Une Pincée de fleur de sel:

  • I used orangettes(candied orange strips). See crystallized orange strips how to make them. It is worth making them yourself to buying those tasteless ones in the supermarket.
  • Other dried fruits I used: Dried figs cut in slices and dried cranberries.
  • Nuts I used: Freshly shelled walnuts and pistachios.
  • I didn’t use a sweet pastry, because the chocolate is sweet enough.
  • This dough is enough for 2 tarts. I always make a double quantity so I have a spare pastry ready to roll out in the freezer.
  • Consider using this pastry recipe..Omit the cheese, thyme and peppercorns in the recipe. It is much more buttery, delicious of course, but also  richer.
  • Leave the tart/tartlets to stand for a day to develop flavor.
  • It is important to leave the dough to rest. I always leave my dough overnight, it prevents shrinking. This time I was too hurried and in the photo you can see the result..shrinkage!

..an old dilapidated, but charming door contrast beautifully with white stone walls..

..typical Corréze country-with light cream stone houses and dark roofs, dark shutters, rusted barn equipment, nestling in the green hills..

green Corréze hills with brown soil prepared for new fields, dry cornfields of the past season and stark, late autumn trees..

..happy, creamy white sheep roaming the green hills..

..two friends, a familiar Corrézien sight..

 ..this is a time of year I love to sketch. At the moment, I am truly inspired by the browns and the shapes, especially those of leaves, branches and everything else I find on my walks..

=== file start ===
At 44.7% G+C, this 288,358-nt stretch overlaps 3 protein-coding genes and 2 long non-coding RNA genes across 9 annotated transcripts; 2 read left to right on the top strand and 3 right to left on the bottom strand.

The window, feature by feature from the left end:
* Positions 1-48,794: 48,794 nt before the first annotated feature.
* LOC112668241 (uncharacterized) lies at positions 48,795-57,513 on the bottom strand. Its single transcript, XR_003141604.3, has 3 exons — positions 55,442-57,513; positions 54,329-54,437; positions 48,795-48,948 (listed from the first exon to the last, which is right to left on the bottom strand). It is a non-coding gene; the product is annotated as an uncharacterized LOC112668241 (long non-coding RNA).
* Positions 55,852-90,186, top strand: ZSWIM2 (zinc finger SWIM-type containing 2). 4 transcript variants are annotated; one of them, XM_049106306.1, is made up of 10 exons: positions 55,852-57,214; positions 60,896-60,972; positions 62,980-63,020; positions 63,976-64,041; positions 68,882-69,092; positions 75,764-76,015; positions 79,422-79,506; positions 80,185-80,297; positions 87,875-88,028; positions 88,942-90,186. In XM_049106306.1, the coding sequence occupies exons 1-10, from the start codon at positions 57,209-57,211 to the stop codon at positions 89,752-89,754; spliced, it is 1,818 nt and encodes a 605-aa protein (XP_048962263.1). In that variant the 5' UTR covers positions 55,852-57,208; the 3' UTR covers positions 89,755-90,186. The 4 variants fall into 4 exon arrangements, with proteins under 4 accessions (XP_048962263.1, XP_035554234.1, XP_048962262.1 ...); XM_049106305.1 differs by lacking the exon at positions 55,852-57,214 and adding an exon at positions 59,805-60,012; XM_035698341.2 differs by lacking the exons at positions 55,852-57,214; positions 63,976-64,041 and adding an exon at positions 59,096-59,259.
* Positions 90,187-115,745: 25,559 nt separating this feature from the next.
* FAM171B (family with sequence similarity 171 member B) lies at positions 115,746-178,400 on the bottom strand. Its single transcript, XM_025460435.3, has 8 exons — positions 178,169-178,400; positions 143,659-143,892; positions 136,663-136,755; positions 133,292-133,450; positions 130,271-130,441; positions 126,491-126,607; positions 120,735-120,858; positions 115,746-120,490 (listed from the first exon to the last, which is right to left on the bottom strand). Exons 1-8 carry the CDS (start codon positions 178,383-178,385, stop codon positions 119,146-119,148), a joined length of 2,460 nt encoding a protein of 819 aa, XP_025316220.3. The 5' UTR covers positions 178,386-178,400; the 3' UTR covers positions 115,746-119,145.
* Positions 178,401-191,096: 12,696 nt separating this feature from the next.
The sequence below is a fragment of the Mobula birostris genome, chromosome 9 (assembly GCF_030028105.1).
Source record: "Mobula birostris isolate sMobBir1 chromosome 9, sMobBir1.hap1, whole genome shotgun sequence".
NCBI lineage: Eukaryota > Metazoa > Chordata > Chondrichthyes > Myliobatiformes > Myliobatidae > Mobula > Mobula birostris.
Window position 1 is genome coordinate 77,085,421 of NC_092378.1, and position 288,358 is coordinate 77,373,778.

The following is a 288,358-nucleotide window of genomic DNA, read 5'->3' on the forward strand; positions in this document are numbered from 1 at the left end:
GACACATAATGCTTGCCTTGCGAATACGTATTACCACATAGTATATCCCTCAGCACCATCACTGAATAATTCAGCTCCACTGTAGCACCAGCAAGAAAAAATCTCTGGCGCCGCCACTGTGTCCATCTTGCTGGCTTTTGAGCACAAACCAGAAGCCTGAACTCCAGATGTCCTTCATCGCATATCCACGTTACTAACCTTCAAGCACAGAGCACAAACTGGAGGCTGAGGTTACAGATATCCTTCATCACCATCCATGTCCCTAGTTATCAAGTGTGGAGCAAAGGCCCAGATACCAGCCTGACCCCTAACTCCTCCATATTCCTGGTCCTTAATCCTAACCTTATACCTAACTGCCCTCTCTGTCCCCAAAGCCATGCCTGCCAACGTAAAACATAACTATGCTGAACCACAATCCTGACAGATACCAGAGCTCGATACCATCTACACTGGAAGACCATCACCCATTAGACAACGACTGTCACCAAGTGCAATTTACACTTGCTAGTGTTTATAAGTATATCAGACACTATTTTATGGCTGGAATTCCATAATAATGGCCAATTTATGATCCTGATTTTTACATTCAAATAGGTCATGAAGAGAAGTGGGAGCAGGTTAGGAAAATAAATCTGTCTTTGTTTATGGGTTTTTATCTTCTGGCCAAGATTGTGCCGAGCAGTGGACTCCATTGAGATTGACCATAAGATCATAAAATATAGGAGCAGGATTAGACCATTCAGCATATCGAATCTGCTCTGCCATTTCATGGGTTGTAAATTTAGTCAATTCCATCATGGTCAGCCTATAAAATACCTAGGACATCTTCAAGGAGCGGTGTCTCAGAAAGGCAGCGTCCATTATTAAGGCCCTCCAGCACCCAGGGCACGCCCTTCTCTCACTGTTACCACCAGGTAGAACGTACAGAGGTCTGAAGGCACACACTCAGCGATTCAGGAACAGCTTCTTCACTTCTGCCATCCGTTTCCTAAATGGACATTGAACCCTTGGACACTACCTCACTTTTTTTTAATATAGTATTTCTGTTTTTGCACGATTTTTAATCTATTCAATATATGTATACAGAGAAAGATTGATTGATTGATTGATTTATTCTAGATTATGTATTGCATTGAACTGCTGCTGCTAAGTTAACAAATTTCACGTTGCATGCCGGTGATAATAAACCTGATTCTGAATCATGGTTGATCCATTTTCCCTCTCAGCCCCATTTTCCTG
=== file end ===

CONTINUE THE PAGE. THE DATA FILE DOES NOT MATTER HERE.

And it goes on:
..the stacks of wood ready for the fast approaching winter..


Rustic pumpkin tart with onions and goats cheese.. and autumn gives us umber and sienna.

Autumn asks for rustic food. Because some days are sunny and mild, meals can still be enjoyed outside and as such a homey, rustic meal can add warmth and cosiness. A rustic meal also falls in step with the colours of the season, as the pumpkin tart shows. So what can be better than being right in the spirit of the season!

***Errata: 3. PASTRY: .. “Use a bit MORE water if too dry and add more flour if needed…”

Une pincée de sel:

  • Sweet potatoes are just as good instead of pumpkin..treat the sweet potatoes the same way.
  • Use wholewheat flour instead of plain flour.
  • Drizzle some herb honey over the pumpkin just before serving, or caramelize the pumpkin with some honey.
  • Make individual servings of tartlets instead of one large tart.
  • Use leeks instead of red onion.

..ingredients..

..and autumn gives us umber and sienna..

When I think of winter  think of black and white, grey, mystery, design.. Spring makes me think of flowery pinks, blues, lavenders, whites..In summer it is the exuberance of reds and yellows,  that come to mind…  Autumn gives us siennas and umbers, rich, embracing us with its warmth. I always think that it is the season for artists.

I wish you a lovely artist’s season!

à bientôt

Ronelle


Quince crumble with orange and ginger..and bistrot flavor.

Quinces are bistro food…either in the form of jams and jellies or simmering on the stove for a compote or in the oven as a side dish. In season, freshly picked from the garden, on the market, they are on all the bistro menus for as long as the season lasts. And a crumble says it all. Comfort, warmth, flavor, senses, laughter, friends, cosiness, delicious.. a few words to capture a quince…and  a bistrot.

Une pincée de fleur de sel:

  • Boil the seeds and inner core along with the dice of quince – it flavors the mixture ant thickens the syrup.
  • Replace the ginger with cinnamon if you don’t like ginger.
  • Make smaller ramequins of crumble and serve as part of a plate of three dessert.
  • Use apple with quince.

..whipped cream, slice of orange and a ramequin of crumble..

..ingredients..

..Bistro flavor..